Today a new model is necessary, one built on a new philosophy and new approaches. Modern economic science cannot answer the many questions that are arising on both regional and global levels. Neither can it provide a theoretical base for creating new economic systems for the development of humankind. Interscience integration is necessary, because the requirement is arising to integrate both local research processes into a unified intersystem process and partial systems of knowledge about an object of study into a generalized system of knowledge. Integration of the applied sciences is predetermining the necessity of general interscience integration. A general scientific foundation is necessary to integrate a multitude of sciences into one single-system formation. Informationology is laying its foundations.
An enormous imbalance between technology and spirituality has arisen in human development. The economy, in order to secure people their well-being and in pursuit of profits, has taken on such ugly forms that today they threaten the existence of humankind. Nature is already unable to cope with environmental changes like pollution, climate change, the greenhouse effect, and destruction of the ozone layer.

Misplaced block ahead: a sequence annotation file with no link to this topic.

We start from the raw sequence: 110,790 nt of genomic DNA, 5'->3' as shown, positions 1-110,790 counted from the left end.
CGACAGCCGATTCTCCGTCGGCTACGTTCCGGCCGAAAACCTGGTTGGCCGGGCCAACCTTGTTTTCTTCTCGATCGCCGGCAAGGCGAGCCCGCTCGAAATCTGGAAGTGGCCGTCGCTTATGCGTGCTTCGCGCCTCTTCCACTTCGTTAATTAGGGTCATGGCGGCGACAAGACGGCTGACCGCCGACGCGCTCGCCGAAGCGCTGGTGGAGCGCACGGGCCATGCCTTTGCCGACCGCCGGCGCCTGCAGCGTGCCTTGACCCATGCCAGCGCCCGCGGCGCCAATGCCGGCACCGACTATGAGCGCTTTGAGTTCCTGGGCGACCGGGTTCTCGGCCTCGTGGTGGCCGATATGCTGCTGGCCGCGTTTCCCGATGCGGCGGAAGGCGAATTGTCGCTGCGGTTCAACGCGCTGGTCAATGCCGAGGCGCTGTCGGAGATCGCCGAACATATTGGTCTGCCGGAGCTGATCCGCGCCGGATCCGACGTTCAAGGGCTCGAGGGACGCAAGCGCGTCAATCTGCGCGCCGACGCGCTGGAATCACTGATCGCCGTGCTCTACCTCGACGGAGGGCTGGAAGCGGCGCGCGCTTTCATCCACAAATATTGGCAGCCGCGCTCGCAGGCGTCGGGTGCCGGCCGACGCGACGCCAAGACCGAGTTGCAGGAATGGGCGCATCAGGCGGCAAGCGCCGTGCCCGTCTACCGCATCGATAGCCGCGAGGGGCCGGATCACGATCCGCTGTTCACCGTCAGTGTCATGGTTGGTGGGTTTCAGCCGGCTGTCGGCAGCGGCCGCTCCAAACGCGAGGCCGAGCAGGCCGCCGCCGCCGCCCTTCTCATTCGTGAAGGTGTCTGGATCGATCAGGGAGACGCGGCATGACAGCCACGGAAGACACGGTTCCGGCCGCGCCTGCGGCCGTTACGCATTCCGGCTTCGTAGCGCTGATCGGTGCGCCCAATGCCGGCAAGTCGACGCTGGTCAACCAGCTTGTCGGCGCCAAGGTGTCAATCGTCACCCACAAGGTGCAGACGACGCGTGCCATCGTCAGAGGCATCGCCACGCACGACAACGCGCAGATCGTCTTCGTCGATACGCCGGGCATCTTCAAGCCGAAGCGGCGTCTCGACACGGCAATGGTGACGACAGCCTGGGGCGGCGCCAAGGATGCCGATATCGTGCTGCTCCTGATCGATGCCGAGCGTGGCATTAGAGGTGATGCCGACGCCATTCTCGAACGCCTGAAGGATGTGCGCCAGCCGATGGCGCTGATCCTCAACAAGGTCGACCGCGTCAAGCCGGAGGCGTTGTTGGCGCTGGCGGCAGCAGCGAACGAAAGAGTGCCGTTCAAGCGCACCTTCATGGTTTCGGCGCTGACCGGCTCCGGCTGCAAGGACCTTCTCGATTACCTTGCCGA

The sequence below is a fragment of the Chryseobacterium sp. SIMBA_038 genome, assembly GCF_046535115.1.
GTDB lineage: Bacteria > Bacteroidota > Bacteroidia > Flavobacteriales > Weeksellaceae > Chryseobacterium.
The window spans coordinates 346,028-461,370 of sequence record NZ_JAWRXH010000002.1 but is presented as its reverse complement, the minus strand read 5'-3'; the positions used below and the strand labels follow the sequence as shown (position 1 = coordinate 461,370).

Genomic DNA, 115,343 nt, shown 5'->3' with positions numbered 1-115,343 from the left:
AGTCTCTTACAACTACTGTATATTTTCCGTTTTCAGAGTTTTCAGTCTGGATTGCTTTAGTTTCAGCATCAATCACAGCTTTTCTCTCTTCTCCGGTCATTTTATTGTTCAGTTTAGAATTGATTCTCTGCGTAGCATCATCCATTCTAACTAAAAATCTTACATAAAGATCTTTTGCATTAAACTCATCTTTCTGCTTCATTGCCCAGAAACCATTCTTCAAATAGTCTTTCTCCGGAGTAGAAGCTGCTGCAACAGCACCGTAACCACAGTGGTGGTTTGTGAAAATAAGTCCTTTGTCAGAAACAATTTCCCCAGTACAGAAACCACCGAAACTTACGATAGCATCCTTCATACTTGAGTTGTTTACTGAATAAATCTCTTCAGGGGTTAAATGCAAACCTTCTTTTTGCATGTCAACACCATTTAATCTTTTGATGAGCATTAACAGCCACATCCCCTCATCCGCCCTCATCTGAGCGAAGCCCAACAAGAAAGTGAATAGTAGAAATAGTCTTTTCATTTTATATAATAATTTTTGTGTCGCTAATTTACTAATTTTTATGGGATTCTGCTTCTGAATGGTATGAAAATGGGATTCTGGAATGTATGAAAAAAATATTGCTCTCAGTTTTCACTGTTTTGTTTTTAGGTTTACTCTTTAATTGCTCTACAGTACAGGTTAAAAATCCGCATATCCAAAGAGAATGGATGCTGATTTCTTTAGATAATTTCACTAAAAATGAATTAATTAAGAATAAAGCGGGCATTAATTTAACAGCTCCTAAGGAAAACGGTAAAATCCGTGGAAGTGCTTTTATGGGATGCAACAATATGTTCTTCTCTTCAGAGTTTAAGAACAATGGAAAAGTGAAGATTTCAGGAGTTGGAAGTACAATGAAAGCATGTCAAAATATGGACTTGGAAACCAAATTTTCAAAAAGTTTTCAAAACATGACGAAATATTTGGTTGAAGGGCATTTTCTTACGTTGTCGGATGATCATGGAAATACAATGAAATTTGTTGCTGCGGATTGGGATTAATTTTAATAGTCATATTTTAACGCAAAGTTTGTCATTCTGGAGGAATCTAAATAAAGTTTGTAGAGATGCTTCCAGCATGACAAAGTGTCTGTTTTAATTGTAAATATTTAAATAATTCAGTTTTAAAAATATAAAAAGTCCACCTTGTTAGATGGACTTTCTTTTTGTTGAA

Despite the great results achieved by the scientific-technical revolution, humankind has fallen behind in its spiritual development. Problems are being resolved by force. More than fifty military conflicts are taking place in the world at the beginning of the twenty-first century that take human lives and cause human pain and suffering. There is a colossal gap between the developed and the developing countries. Poverty, starvation, and epidemics exist, yet humankind devotes about 1,7 trillion US dollars a year to military expenditures. With every day the world community comes closer to the abyss, to chaos, and it is moving in seven-league strides, facilitated by the modern capitalist global informational economy. A merciless competitive struggle for markets is proceeding that would have been hard to imagine earlier, and a struggle for the resources that are the basis for life is proceeding for energy, air, and water. Modern times are not going to stop to consider whether the capitalist or the socialist economic systems are of a predatory nature. Having exhausted water and land resources, they have set about polluting near-earth space just as rapidly. And what is most terrible is that destructive, pernicious concepts like the "golden billion", that do not answer the question of what to do with the the overwhelming majority of the population, are appearing in the democratic, industrially developed countries.